Nock Co Cases: An Urban Sketcher’s Companion

When I received the Nock Co newsletter Brad Dowdy sent, letting people know that he was closing the company down, the first thing I did was rush to buy every case I could lay my hands on. After I had secured my order I let myself feel the full measure of regret that such a great company is soon going to be no longer.

I use Nock Co cases a lot. This is just what I scrounged from a quick pass around the house:

Final Nockshot? A bevy of Nock Co cases.

The Nock Co website is still up and there’s still some stock left, so I thought this would be a good opportunity to write how I use some of my Nock Co cases, and recommend that you go get a case or two or more while they’re still around.

Sadly the Sinclair, my go to Urban Sketching case is out of stock at the moment. If it will be restocked or you find one in the secondary market I highly recommend it. Like all Nock Co cases it is built to last, and like all Nock Co cases it can hold much, much more than is advertised. My Sinclairs hold a slew of brush pens, fineliners, a mechanical pencil and an eraser, a waterbrush and a folded up piece of paper towel. I have several of these Urban Sketching kits deployed in several sketching bags, ready to go when I am.

The Tallulah is not sold out, and is also a must have case for Urban Sketchers. It holds a mini version of what my Sinclairs hold (again, it can hold so much more than the advertised two pens) and is compact enough for me to be able to toss it and a Stillman and Birn pocket alpha into my purse as an ultra portable urban sketching kit.

Got coloured pencils? Like sketching with woodcase pencils? The Chimneytop is for you. That’s where I keep my coloured pencils and their graphite counterparts. The design is simple but effective in that the middle zipper allows you a better view and access to the pencils you’ve placed inside.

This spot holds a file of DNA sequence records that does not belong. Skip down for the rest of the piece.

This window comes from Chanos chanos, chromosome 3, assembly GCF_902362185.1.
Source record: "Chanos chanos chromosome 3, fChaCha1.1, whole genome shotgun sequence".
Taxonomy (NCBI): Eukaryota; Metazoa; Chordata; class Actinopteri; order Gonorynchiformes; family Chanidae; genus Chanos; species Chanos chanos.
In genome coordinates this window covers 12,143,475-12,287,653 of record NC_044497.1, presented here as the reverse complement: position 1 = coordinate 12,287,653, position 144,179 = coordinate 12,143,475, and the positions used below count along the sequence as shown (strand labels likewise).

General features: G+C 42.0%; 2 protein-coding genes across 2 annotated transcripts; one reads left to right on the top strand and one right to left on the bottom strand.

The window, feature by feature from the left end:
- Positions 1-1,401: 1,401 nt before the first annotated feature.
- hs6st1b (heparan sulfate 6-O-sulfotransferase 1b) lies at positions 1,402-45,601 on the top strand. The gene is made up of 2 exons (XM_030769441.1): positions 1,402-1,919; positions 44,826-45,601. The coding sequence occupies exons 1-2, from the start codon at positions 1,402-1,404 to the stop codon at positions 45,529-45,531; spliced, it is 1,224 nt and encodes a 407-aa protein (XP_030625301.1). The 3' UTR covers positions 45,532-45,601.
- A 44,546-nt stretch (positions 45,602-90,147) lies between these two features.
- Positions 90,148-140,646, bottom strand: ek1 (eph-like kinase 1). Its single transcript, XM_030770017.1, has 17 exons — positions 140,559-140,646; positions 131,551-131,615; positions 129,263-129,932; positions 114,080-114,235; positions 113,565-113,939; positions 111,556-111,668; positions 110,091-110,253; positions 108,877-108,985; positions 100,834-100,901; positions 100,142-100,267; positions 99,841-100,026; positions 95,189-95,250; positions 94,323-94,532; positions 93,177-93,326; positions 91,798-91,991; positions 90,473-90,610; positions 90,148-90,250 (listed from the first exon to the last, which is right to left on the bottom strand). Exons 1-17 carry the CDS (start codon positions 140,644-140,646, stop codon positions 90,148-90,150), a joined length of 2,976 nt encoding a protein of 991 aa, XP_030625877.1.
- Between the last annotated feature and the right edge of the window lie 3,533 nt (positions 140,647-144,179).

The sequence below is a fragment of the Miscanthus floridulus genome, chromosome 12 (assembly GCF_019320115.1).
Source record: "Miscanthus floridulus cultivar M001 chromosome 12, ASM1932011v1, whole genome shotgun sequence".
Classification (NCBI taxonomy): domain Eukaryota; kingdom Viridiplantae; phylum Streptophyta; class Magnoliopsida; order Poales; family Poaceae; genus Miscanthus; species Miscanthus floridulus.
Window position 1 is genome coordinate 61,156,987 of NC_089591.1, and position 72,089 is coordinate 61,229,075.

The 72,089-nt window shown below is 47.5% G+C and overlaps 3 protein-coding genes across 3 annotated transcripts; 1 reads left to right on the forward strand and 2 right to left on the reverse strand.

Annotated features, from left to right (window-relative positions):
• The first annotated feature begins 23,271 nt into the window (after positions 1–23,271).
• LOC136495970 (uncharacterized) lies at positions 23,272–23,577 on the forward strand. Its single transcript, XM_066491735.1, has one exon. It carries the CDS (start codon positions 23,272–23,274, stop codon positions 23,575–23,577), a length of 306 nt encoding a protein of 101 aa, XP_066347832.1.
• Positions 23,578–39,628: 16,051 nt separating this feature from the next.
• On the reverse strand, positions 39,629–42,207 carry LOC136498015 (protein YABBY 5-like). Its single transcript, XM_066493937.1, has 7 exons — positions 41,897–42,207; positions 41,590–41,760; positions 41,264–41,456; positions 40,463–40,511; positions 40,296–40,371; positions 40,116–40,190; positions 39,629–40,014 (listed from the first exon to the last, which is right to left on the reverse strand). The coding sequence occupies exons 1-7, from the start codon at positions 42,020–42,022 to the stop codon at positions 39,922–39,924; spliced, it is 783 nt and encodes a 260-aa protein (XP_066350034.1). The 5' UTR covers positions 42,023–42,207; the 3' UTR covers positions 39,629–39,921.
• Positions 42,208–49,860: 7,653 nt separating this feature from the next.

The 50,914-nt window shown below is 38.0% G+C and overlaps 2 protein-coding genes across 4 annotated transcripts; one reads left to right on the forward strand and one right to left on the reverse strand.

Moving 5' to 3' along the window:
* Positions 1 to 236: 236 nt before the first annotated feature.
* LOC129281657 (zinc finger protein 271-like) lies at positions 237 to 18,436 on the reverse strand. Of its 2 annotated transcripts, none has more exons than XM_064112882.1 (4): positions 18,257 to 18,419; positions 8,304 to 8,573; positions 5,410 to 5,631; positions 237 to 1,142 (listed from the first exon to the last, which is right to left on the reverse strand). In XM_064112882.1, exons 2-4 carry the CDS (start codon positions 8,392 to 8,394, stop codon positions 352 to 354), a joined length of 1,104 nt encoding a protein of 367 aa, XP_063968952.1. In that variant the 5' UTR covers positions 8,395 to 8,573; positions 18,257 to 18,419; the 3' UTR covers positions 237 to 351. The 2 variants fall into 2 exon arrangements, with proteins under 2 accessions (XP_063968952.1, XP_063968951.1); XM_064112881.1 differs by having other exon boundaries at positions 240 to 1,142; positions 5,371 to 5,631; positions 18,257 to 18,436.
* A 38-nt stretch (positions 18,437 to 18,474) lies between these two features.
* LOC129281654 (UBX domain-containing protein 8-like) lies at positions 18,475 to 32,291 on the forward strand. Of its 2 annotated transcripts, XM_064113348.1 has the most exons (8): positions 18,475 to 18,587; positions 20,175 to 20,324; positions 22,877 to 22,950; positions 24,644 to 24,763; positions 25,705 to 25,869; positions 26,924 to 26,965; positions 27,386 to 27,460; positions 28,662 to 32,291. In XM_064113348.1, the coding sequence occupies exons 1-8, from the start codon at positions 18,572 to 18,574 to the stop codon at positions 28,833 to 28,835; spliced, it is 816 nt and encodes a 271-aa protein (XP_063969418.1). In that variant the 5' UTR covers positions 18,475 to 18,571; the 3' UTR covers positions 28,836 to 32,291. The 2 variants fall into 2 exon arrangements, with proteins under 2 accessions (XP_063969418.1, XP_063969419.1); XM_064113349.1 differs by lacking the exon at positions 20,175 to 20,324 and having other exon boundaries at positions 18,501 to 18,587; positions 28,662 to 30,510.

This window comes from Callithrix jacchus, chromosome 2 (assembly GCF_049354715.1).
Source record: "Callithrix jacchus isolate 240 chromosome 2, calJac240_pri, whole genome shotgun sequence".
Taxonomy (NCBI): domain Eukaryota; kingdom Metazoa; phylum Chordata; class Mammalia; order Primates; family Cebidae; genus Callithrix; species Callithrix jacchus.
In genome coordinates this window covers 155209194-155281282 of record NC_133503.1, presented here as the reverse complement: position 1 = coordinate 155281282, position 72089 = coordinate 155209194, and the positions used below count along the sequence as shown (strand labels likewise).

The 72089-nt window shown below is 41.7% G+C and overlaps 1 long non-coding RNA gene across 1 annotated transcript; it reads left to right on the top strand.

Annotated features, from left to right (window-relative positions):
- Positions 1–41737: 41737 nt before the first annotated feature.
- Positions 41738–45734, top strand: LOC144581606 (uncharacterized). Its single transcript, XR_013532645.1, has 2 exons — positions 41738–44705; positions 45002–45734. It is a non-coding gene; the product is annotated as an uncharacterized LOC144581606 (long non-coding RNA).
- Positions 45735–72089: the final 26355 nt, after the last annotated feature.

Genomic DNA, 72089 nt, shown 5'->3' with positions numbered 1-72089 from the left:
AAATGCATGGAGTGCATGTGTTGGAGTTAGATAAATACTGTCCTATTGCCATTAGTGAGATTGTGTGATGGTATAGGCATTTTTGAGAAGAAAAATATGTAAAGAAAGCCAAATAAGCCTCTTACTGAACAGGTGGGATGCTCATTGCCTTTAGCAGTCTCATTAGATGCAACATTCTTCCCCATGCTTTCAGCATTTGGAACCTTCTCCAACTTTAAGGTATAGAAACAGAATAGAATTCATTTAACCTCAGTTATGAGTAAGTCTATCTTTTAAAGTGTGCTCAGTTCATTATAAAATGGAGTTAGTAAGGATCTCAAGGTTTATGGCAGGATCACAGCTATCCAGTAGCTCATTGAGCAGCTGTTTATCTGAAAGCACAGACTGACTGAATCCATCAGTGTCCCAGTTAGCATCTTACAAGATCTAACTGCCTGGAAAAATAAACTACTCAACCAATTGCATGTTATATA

The Brasstown is also sold out at the moment, but if it comes back in stock it’s a must have. This is where I keep the fountain pens and machined pens that I have in rotation. If they aren’t in a Sinclair, they are in a Brasstown. The Brasstown keeps them safe from scratches, and can hold even the widest barrelled pen. Like all the other cases, it can hold much more than advertised.

You really can’t go wrong with a Nock Co case, and I’m really going to miss them. The design, the material, the construction quality – there are many case makers out there but not many that get it so right all the time.

Now go get a Nock while you can.

Sketching Tools: Nock Co Sinclair and Tallulah

As I’ve recently overhauled my sketching tools and have grown to like my new setup, I’ve decided to document my current sketching kit, as a reference to myself and others.

Sinclair on top, Tallulah on the bottom.

First up are my pen and pencil cases, the Nock Co Sinclair and Tallulah. I used to use the Sinclair as my main sketching case because:

  1. It can hold much, much more than three pens. Much more. Mine had four Staedtler Fineliners, two or three Japanese brush pens, a white gel ink pen, five Faber Castell Pitt brush pens, a mechanical pencil, an eraser, a woodcase pencil, a sharpener, a waterbrush, and a folded paper towel square.
  2. It has two zippers, which means that you can sneak in extra large pens, like the Sailor Fude ones, or full length pencils, and still zip the case around them.
Partially full Sinclair.

The Sinclair is no longer my main case and I now use it to store a more extensive selection of sketching tools (mostly Faber Castell Pitt brush pens). The reason is that it can hold so many pens that I was tempted to fill it to the brim and bring all those pens with me. As I decided that to gain speed I needed to pair down my sketching tools and expand my watercolour palette, I replaced the Sinclair with the much slimmer Tallulah.

Tallulah ready to work, on top. Sinclair on the bottom.

The Tallulah is marketed as a two pen case. Oh, Brad. I have four Staedtler Fineliners, a Uni-ball Signo Broad white gel ink pen, a woodcased pencil, three (!) Sailor Fude fountain pens and a waterbrush. If the Tallulah had two zippers instead of one I could have closed the case. As it is, I keep it open and propped up in my sketching bag, as sort of a pen organizer. If I need the Tallulah to close, I can pare down my pens to one or two Sailor Fude pens, lose the waterbrush (if I keep two Sailor Fude’s in my kit), and replace the woodcased pencil with a mechanical one, or lose the pencil entirely as I generally work directly in pen and watercolour these days.

See, I can close it if I need to.

The Tallulah is so slim and light that it really works with my low profile sketch kit. It’s actually the anchor around which I built my new kit, with the other two being the Stillman and Birn Alpha sketchbook that I’m using, and my Schmincke watercolour tin.

If you are an artist looking for a storage solution for your pens and pencils, I highly recommend giving the Nock Co Sinclair and Tallulah a try. They are handsome workhorses that can take a beating (especially the zippers) and can hold many more pens than you would normally imagine.